Getting started

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07-26-2013 08:45 AM
MattO_Keeffe1
New Contributor
I've downloaded trial of City Engine and am keen to throw some test data into the software to see how it performs.

I have a shape file which contains polygons depicting the footprint of individual units in a block of apartments.  The attribution of the shape file is as follows:

UNITNUMBER (int)
FLOORLEVEL (int)
FLOORHEIGHT (int)
FORSALE (boolean)

The apartment block consists of three floors (FLOORLEVEL is either 0, 1 or 2) and the FLOORHEIGHT is always 10 (feet).  I'd like to colour the units red or green depending on whether the unit is for sale or not.

Can someone advise me how best to get started?

many thanks
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6 Replies
MattO_Keeffe1
New Contributor
Figured out how to colour a unit based on a value in the shape file.  Can't figure out how to set it up so that the bottom of the top floor unit is 20ft from the ground.
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JoanneO_Brien
Occasional Contributor
Do you have the attributes for the parcels contained in the object attribute tables?
if so, first you need to link to the attribute, and then create a rule to extrude by the specific heights and floor numbers. Because you're data is in feet and CE calculates its values in metres you'll first have to convert the feet into metres before extrusion.

eg:
attr UNITNUMBER = 0 # these link to the attributes in your attribut table
attr FLOORLEVEL = 0
attr FLOORHEIGHT =0
const unitScale = 0.3048 # this is for the conversion from feet to metres

attr FloorHeight_metres = FLOORHEIGHT*unitScale



then you just need to continue writing the rules. If you want to use your FLOORLEVEL attribute I suggest you set up something like a conditional rule to tell it at each of the different heights extrude by the FLOORLEVEL*FloorHeight_metres and split by FloorHeight_metres into the seperate floors.

If you're confused about the coding you really should do all the tutorials first and check out some of the example codes where you get stuck.

hope that helps
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MattO_Keeffe1
New Contributor
Thank you for the reply.

If my understanding of the split function is correct then that will seperate a single[/] polgyon into n floors depending on the variable that I declare.

In my dataset I've got three polygons placed on top of each other.  I need the ground/first floor (first polygon) to be 10ft high and for the floor to be fixed to the ground.  The second floor (second polygon which will have a copmpletely different set of attributes) needs to be 10ft high and for the base to be 10ft off the ground.  Third floor (third polygon - again, different attributes), base needs to be 20ft off the ground and 10ft high.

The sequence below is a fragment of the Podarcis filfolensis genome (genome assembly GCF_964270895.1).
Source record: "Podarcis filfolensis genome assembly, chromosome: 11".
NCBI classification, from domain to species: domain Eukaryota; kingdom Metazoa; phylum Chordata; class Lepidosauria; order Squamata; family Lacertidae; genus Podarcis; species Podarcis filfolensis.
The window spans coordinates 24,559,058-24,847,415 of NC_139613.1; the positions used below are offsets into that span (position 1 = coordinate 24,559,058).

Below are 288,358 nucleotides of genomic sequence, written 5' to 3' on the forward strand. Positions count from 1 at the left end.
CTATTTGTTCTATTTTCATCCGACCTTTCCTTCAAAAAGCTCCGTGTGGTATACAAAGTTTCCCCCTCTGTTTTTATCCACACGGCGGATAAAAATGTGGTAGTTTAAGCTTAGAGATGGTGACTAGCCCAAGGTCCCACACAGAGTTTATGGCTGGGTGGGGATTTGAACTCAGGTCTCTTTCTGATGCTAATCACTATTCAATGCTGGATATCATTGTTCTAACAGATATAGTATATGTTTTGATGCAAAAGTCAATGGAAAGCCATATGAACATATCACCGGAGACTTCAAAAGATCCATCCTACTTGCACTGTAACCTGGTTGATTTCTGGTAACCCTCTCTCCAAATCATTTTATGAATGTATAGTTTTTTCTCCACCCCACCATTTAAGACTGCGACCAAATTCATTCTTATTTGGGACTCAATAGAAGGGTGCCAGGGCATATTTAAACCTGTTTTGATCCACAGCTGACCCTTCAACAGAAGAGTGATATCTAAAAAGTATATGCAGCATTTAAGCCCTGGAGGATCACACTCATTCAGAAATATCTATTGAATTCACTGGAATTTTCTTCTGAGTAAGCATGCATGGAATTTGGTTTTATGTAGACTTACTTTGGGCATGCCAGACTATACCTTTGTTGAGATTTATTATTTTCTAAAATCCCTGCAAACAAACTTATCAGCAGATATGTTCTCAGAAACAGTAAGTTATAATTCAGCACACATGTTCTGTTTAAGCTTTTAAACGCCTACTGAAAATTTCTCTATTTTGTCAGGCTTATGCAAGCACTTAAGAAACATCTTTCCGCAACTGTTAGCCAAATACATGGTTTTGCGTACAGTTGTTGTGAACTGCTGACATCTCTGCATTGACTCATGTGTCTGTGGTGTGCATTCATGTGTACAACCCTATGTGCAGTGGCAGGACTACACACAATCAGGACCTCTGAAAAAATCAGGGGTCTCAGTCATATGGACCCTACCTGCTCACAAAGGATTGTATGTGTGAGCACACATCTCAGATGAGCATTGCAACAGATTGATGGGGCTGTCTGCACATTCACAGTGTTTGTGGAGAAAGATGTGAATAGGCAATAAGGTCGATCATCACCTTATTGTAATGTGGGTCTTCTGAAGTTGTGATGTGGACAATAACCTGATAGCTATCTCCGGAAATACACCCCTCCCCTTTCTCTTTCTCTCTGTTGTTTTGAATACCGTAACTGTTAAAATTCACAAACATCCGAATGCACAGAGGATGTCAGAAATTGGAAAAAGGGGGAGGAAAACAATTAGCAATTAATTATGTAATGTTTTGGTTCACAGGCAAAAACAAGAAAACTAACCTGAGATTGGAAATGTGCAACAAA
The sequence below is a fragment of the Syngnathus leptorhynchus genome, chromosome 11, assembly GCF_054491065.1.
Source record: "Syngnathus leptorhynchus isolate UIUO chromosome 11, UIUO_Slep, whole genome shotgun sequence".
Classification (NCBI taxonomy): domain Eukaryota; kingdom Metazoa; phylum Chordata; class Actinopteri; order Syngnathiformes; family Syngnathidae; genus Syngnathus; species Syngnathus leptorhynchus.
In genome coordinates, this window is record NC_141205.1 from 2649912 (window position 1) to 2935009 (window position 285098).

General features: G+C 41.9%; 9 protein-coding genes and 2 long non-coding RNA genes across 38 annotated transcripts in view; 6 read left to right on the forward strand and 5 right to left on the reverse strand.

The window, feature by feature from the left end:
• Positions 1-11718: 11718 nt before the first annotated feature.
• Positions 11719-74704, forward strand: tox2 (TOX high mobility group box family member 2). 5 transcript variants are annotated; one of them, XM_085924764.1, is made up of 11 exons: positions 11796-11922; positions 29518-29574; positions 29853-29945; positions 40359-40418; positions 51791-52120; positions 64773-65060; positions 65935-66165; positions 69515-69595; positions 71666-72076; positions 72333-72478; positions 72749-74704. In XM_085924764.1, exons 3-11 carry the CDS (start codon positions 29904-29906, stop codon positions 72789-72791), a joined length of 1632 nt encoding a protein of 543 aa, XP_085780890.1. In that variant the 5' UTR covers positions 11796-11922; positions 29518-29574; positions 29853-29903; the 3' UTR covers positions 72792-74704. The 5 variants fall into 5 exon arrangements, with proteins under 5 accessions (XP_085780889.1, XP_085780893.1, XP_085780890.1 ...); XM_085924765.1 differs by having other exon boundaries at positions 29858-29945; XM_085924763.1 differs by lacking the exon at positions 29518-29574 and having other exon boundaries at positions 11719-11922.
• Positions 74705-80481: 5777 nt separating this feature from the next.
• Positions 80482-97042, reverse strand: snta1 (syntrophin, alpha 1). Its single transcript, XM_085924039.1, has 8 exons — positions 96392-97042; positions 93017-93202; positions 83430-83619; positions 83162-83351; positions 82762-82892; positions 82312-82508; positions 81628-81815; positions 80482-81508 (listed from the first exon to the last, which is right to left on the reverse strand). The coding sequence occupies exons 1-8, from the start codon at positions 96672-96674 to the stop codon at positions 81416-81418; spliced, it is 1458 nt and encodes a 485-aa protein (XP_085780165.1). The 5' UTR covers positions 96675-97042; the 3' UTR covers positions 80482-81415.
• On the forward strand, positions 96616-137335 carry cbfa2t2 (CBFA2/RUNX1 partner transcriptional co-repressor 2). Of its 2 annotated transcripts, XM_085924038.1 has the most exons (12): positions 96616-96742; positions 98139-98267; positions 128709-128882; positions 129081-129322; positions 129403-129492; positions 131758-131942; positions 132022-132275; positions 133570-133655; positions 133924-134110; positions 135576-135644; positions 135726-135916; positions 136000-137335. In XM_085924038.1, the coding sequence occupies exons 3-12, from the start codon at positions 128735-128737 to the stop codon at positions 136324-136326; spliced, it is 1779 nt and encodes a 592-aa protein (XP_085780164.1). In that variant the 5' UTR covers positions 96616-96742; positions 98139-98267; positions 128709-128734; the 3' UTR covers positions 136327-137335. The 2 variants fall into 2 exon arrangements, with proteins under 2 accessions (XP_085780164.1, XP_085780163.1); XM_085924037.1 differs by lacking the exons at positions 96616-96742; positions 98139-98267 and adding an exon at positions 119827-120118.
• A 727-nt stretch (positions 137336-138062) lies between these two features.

I'm not splitting a single polygon into three floors.  I can't see any reference in the examples or tutorials about how to achieve this, hence asking here.
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JoanneO_Brien
Occasional Contributor
That shouldn't be too hard. If you try something like a simple block form first, you can use the same rule for all three parcels just say:
attr UNITNUMBER = 0 # these link to the attributes in your attribut table
attr FLOORLEVEL = 0
attr FLOORHEIGHT =10
const unitScale = 0.3048 # this is for the conversion from feet to metres

attr FloorHeight_metres = FLOORHEIGHT*unitScale
Lot--> case FLOORLEVEL == 1 : A
  case  FLOORLEVEL == 2 : B
 case  FLOORLEVEL == 3 : C
 else: NIL

A--> extrude(FloorHeight_metres) ACont.
B--> extrude(FloorHeight_metres*FLOORLEVEL) split(y){FloorHeight_metres : NIL | ~1 : BCont.}
C-->  extrude(FloorHeight_metres*FLOORLEVEL) split(y){FloorHeight_metres*(FLOORLEVEL-1) : NIL | ~1 : BCont.}


That's just one potential way to do it, although there would be plenty of others. In this what you're doing is saying that for each parcel which has the attribute of a certain floor level you're extruding by that number of floorheights and then all the floorheights under the floor you're interested in are NIL (therefore nothing appears) and continue the code from there.

I haven't tested the code and you can play around for a better and more generic way depending on what you want but the principle is the same! Good luck :)
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MattO_Keeffe1
New Contributor
That's really useful, thank you.

Any reason why I wouldn't be able to colour anything above the first floor?
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JoanneO_Brien
Occasional Contributor
Colourising each floor shouldn't be an issue. In the example I showed earlier, if you continued the code for each floor you should just need to apply the colour then, just make sure you take the full stop out so that it continues the code further eg:

ACont--> color("#FFFFFF")
BCont-->color("#FF0000") etc


hope it sorts itself out! :)
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